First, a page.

The report highlights creating authentic learning opportunities and integrating technology in teacher education as solvable challenges. Difficult challenges with elusive solutions are personalizing learning and rethinking the roles of teachers. Scaling teaching innovations and teaching complex thinking are wicked challenges that are too complex to even define, according to the report.
But NGLC grantees have advice to share to help us address these challenges. Their advice comes from their personal experiences grappling with these real challenges.
Authentic learning opportunities: At the Incubator School, all students launch a startup, just one example of “real-world” learning and application at the school. Venture Academy and Vertus Charter School are two other examples of schools that promote active career preparation and applied learning.
Tech in teacher education: Grantees are taking solutions to this challenge one step further. Not only do teachers need to be trained in using tech for instruction and in teaching digital media literacy, they need that training within new school models. Both Piedmont City Schools and Valor Collegiate Academy have partnered with local universities to bridge the professional training gap for tech-enabled next gen learning.
Personalizing learning: The ed-tech marketplace has not caught up with personalized learning approaches developed and used by NGLC grantees. The big challenge with personalizing learning, though, is providing it for every student in every school. NGLC grants were awarded in part based on scalability and sustainability, and we are beginning to see wider adoption within the six regions participating in the Regional Funds for Breakthrough Schools. When the marketplace catches up, a refined and more effective form of personalized learning, built off the efforts of NGLC grantees and others embracing the approach, just may be able to take off like wildfire.
Rethinking teacher roles: The instructional team at Cornerstone Health + Technology High School is staffed by rigor, relevance, and relationship managers. Teacher teams at Ingenuity Prep loop with cohorts of students across grade-level bands (e.g., grades 3-5). At Foundations College Prep, a master teacher partners with a resident teacher to target instruction in a flexible blended learning classroom and to support professional learning.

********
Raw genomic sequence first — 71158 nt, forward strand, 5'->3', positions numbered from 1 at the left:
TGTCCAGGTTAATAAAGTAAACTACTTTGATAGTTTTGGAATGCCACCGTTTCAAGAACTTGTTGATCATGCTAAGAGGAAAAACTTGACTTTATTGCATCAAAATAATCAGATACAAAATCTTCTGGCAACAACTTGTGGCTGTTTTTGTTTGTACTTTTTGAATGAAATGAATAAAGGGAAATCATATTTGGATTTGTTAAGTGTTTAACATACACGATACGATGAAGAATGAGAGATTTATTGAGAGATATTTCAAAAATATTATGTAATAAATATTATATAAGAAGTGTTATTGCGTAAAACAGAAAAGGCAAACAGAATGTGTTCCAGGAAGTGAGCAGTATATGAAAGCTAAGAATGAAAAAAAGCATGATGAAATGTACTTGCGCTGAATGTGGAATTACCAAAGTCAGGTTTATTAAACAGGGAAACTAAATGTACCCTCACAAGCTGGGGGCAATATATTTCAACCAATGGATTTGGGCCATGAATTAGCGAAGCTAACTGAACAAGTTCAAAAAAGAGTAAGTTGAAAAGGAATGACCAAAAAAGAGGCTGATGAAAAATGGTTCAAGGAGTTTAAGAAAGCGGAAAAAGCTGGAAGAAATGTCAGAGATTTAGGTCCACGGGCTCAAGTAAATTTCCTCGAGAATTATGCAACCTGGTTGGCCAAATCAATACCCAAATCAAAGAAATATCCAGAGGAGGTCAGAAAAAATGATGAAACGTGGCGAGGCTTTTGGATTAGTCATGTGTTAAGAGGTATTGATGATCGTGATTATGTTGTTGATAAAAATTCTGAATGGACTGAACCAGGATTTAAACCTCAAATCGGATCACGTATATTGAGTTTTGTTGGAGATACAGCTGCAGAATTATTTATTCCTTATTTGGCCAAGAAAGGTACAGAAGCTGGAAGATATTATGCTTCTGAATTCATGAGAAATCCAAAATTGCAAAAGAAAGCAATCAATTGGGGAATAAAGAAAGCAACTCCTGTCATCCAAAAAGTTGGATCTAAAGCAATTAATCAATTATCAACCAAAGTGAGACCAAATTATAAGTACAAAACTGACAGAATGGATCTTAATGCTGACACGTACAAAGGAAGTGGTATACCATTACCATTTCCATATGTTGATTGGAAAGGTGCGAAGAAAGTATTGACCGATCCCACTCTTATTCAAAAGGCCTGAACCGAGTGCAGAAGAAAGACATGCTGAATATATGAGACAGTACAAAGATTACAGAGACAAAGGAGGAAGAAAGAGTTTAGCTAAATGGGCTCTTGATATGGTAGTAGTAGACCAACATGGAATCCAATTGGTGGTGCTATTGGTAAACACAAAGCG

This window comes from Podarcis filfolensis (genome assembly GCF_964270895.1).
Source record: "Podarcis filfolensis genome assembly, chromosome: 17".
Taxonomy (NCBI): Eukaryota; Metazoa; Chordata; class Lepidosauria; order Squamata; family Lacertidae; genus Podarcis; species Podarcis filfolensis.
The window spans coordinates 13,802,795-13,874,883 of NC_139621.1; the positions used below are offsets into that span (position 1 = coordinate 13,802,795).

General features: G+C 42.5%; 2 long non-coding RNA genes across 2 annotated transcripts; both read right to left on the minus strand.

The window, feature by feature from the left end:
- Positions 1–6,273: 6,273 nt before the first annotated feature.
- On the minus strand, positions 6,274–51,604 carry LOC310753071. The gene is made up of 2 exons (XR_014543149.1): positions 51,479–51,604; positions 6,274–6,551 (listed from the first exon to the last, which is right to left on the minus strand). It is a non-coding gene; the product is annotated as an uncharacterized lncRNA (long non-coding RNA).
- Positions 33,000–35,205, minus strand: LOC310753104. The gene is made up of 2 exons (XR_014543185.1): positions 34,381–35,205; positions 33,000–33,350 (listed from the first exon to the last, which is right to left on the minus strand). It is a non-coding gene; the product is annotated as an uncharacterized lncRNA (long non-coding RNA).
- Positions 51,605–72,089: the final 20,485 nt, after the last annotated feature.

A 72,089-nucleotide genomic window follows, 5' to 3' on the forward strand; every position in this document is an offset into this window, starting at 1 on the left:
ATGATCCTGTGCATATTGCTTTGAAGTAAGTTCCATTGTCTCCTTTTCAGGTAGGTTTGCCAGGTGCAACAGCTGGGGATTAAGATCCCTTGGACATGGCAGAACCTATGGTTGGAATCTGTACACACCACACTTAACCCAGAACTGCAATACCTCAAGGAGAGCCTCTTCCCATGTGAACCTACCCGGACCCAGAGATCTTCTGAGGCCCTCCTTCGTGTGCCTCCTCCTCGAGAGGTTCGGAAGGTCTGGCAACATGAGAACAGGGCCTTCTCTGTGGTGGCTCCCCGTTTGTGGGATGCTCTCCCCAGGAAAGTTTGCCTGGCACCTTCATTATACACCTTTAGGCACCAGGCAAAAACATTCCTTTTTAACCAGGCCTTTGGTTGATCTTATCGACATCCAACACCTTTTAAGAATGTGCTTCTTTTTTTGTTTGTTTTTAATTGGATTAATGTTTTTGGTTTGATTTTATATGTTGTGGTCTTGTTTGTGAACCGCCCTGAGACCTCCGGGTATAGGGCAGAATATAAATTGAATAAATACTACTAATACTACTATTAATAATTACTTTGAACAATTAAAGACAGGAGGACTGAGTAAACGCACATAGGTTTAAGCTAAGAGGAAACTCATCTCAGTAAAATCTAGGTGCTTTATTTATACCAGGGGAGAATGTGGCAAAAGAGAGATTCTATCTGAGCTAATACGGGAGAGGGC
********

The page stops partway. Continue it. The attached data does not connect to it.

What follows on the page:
Complex thinking: The report distinguishes complex thinking from design thinking and aligns it more with computational thinking, which might come from teaching coding, computer science, data visualization, analytics and data science. The most direct links to NGLC school models are CODE Aspire and Caliber Schools.
Scaling teaching innovations: Summit Public Schools has a unique, yet perhaps the most viable, solution to scale. The charter organization is committed to open educational resources—creating them and using them. They started Summer of Summit to provide professional development to their own teachers as well as teachers across the country. They just launched Summit Basecamp this summer to support schools to develop their own next gen learning models using the expertise and open-source tech resources that Summit has developed. In another effort, Thrive Public Schools has partnered with National University to offer a four-course certificate program for educators passionate about learning next gen pedagogy. This challenge may not be as wicked as the Horizon Report claims it is, after all.